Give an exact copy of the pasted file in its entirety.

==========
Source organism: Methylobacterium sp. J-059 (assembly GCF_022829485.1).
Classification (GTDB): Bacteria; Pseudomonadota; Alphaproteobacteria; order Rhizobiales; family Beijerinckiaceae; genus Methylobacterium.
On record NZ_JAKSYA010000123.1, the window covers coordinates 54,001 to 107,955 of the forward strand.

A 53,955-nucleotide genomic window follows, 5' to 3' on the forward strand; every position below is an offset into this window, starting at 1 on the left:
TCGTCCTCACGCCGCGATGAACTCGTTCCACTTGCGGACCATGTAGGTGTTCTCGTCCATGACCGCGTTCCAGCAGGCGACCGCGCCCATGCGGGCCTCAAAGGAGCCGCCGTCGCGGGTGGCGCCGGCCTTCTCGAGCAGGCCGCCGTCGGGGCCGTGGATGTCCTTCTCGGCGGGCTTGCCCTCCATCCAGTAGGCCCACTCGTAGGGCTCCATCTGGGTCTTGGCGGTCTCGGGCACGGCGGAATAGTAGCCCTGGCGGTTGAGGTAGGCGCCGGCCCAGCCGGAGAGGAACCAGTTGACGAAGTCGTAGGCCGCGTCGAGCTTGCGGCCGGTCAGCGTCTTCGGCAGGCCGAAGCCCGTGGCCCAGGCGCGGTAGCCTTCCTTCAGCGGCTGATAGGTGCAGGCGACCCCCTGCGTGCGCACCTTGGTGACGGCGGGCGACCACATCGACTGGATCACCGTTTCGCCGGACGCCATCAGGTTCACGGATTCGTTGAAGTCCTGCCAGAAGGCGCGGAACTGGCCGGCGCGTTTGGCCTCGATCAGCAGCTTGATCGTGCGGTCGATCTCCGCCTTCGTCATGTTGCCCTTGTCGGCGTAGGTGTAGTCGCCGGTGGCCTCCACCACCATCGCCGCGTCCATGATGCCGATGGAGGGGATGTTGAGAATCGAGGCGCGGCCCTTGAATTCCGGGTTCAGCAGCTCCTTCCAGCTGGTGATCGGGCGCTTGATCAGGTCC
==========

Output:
Source organism: Methylobacterium sp. J-059 (assembly GCF_022829485.1).
Classification (GTDB): Bacteria; Pseudomonadota; Alphaproteobacteria; order Rhizobiales; family Beijerinckiaceae; genus Methylobacterium.
On record NZ_JAKSYA010000123.1, the window covers coordinates 54,001 to 107,955 of the forward strand.

A 53,955-nucleotide genomic window follows, 5' to 3' on the forward strand; every position below is an offset into this window, starting at 1 on the left:
TCGTCCTCACGCCGCGATGAACTCGTTCCACTTGCGGACCATGTAGGTGTTCTCGTCCATGACCGCGTTCCAGCAGGCGACCGCGCCCATGCGGGCCTCAAAGGAGCCGCCGTCGCGGGTGGCGCCGGCCTTCTCGAGCAGGCCGCCGTCGGGGCCGTGGATGTCCTTCTCGGCGGGCTTGCCCTCCATCCAGTAGGCCCACTCGTAGGGCTCCATCTGGGTCTTGGCGGTCTCGGGCACGGCGGAATAGTAGCCCTGGCGGTTGAGGTAGGCGCCGGCCCAGCCGGAGAGGAACCAGTTGACGAAGTCGTAGGCCGCGTCGAGCTTGCGGCCGGTCAGCGTCTTCGGCAGGCCGAAGCCCGTGGCCCAGGCGCGGTAGCCTTCCTTCAGCGGCTGATAGGTGCAGGCGACCCCCTGCGTGCGCACCTTGGTGACGGCGGGCGACCACATCGACTGGATCACCGTTTCGCCGGACGCCATCAGGTTCACGGATTCGTTGAAGTCCTGCCAGAAGGCGCGGAACTGGCCGGCGCGTTTGGCCTCGATCAGCAGCTTGATCGTGCGGTCGATCTCCGCCTTCGTCATGTTGCCCTTGTCGGCGTAGGTGTAGTCGCCGGTGGCCTCCACCACCATCGCCGCGTCCATGATGCCGATGGAGGGGATGTTGAGAATCGAGGCGCGGCCCTTGAATTCCGGGTTCAGCAGCTCCTTCCAGCTGGTGATCGGGCGCTTGATCAGGTCC